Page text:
Old Earth Ministries Online Dinosaur Curriculum

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Lesson 21 - Sinosauropteryx

Sinosauropteryx (meaning "Chinese reptilian wing") is the first genus of non-avian dinosaur found with the fossilized impressions of feathers, as well as the first non-avian dinosaur where coloration has been determined. It lived in China during the early Cretaceous period and was a close relative of Compsognathus. It was the first non-avialan dinosaur genus discovered from the famous Jehol Biota of Liaoning Province. The remarkably well-preserved fossils show that Sinosauropteryx was covered with a furry down of very simple feathers  though some contention arose with an alternative interpretation of the filamentous impression as collagen fiber remains. These filaments consisted of a simple two-branched structure, roughly similar to the secondarily primitive feathers of the modern kiwi.
     The type and only named species is S. prima (meaning "first"), named in reference to its status as the first feathered non-avialan dinosaur ever discovered. Three specimens have been assigned to S. prima. A larger fossilized skeleton may belong to an unnamed species of Sinosauropteryx.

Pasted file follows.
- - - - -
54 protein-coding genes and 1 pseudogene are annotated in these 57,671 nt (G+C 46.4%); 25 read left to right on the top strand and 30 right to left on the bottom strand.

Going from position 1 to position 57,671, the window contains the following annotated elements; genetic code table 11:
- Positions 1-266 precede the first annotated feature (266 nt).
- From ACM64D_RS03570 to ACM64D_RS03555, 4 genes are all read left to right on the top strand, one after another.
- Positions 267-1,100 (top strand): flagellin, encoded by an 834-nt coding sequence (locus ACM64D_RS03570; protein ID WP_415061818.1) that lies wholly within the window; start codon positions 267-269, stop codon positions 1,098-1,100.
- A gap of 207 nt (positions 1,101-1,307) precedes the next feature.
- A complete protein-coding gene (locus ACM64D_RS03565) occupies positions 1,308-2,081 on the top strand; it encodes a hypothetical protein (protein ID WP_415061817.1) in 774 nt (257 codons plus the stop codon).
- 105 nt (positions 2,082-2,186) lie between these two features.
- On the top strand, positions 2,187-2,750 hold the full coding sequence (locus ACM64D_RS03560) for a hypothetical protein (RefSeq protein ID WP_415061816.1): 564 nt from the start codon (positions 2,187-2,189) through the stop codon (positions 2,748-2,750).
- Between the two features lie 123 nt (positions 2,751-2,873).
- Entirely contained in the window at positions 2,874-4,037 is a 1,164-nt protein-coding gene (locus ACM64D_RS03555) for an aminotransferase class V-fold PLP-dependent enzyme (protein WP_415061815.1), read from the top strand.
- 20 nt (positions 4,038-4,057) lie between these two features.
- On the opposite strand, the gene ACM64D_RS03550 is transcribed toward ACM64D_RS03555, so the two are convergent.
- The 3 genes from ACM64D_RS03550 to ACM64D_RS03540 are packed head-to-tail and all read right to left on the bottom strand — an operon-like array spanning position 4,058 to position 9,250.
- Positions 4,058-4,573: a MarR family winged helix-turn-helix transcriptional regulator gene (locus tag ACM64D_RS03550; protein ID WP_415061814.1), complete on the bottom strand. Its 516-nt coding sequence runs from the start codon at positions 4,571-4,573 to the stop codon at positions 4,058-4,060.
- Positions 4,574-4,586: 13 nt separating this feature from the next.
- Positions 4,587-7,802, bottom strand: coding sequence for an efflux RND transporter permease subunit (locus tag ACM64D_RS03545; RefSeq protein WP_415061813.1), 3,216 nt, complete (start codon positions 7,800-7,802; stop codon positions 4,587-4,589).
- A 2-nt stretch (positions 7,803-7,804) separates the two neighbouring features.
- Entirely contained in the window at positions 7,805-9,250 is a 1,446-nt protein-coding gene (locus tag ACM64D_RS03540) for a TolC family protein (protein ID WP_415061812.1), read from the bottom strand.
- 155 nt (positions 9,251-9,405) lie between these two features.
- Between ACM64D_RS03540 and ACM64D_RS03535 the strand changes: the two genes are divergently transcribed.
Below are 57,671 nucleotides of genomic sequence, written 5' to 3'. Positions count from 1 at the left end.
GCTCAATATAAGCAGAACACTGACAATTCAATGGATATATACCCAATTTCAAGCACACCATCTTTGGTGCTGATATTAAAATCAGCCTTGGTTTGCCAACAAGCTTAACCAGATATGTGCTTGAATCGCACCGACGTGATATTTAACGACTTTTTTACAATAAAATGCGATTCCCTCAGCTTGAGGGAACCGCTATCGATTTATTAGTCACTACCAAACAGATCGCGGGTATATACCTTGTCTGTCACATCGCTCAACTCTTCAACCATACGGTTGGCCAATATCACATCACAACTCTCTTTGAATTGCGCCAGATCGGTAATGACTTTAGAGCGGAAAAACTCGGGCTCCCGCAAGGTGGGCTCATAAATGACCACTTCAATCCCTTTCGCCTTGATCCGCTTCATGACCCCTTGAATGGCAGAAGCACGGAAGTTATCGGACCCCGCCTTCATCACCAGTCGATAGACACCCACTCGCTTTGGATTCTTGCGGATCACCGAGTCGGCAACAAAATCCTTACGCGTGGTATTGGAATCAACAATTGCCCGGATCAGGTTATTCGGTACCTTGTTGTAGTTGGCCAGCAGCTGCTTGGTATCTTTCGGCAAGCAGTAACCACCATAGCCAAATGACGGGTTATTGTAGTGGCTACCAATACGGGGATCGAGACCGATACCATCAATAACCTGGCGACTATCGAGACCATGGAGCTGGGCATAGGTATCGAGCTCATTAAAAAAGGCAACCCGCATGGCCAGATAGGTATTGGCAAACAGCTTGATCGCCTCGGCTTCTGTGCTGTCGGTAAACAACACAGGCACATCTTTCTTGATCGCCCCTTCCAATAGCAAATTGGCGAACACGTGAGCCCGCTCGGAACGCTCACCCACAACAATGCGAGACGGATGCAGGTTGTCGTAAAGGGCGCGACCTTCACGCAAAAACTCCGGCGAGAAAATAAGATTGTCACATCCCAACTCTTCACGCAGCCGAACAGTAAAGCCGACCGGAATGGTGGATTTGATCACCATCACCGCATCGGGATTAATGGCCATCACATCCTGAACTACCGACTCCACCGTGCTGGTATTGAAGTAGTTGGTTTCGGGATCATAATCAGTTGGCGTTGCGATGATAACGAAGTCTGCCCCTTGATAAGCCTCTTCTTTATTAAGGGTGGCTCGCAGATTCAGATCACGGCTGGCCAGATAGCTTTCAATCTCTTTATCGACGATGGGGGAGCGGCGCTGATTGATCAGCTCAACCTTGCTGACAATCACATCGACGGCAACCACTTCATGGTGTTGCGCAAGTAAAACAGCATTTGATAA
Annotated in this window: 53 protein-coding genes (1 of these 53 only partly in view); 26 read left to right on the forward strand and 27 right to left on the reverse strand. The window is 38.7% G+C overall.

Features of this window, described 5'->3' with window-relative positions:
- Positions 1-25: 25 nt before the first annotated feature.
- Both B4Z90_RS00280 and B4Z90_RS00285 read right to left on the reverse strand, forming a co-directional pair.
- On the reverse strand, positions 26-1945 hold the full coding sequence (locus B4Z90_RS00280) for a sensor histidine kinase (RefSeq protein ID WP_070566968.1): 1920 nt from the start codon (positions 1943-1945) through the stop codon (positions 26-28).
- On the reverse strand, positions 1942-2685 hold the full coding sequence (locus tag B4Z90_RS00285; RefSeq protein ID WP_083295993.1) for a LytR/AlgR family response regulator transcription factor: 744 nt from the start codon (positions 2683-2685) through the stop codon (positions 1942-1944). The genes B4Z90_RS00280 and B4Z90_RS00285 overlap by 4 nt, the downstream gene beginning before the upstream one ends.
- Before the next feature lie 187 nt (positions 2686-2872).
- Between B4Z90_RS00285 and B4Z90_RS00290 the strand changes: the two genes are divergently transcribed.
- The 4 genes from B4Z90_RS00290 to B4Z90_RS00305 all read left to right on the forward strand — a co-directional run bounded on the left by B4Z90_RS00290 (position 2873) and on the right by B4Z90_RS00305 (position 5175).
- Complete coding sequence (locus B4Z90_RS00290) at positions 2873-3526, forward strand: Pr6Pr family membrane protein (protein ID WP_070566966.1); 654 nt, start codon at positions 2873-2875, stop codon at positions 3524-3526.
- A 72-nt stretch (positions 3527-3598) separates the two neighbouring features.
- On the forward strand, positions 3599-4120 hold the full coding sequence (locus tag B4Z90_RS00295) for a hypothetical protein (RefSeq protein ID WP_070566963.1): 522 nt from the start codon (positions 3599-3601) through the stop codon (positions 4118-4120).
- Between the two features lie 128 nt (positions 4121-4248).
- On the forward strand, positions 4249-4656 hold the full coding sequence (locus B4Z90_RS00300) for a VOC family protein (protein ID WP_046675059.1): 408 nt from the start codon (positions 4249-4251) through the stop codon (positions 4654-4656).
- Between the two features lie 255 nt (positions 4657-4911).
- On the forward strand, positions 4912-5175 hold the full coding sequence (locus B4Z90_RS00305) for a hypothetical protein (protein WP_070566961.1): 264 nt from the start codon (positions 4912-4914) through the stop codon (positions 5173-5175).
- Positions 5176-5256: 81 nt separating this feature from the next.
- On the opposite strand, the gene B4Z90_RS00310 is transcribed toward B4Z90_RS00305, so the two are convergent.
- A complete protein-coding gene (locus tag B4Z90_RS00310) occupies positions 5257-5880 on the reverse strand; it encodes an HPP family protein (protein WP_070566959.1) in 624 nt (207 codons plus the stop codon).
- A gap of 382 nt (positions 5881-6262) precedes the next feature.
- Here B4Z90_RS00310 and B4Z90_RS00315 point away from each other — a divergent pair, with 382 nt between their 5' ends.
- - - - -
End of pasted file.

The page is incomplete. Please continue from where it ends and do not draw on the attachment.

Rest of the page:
Sinosauropteryx Discovery


Quick Facts


Length:  39 inches

Height:  12 inches

Weight:   5 to 6 lbs

Date Range:   124.6 - 122 Ma,  Late Barremian to early Aptian stages of the  Cretaceous Period



Type specimen with filament impressions, Inner Mongolia Museum  (Picture Source)
Kingdom: Animalia
Phylum: Chordata
Class: Reptilia
Superorder: Dinosauria
Order: Saurischia
Suborder: Theropoda
(unranked): Coelurosauria
Family: Compsognathidae
Genus: Sinosauropteryx

Sinosauropteryx scale
 Size of adult and sub-adult specimens, compared with a human  (Picture Source

Sinosauropteryx prima is among the smallest known non-avian theropods, with the type specimen (a nearly mature individual) measuring only 68 cm (27 in) in length, including a very long tail. The largest known specimens reach up to 98 cm (39 in) in length. Sinosauropteryx is distinguished from other small dinosaurs by several features, including having a skull longer than its upper leg bone (femur) and very short, stout forelimbs, with the arms being only 30% the length of the legs. Overall, Sinosauropteryx had proportionately shorter limbs than its close relative Compsognathus.

In addition, Sinosauropteryx had several features unique among all other theropods (bipedal, mainly carnivorous dinosaurs). S. prima had 64 vertebrae in its tail, giving it the longest tail relative to body length of any theropod. It also had very large fingers for its small arms, with the second finger and claw being longer than the entire lower arm (radius).

Three specimens have been assigned to Sinosauropteryx prima: the holotype GMV 2123 (NIGP 127586), and two referred specimens: NIGP 127587 and D 2141. The assignment of a fourth, larger specimen to S. prima was later found to be in error. All of the fossils were found in the Jianshangou and Dawangzhangzi Beds of the Yixian Formation in the Beipiao and Lingyuan regions of Liaoning, China. These fossil beds have been dated to 124.6-122 million years ago, during the late Barremian to early Aptian stages of the Early Cretaceous.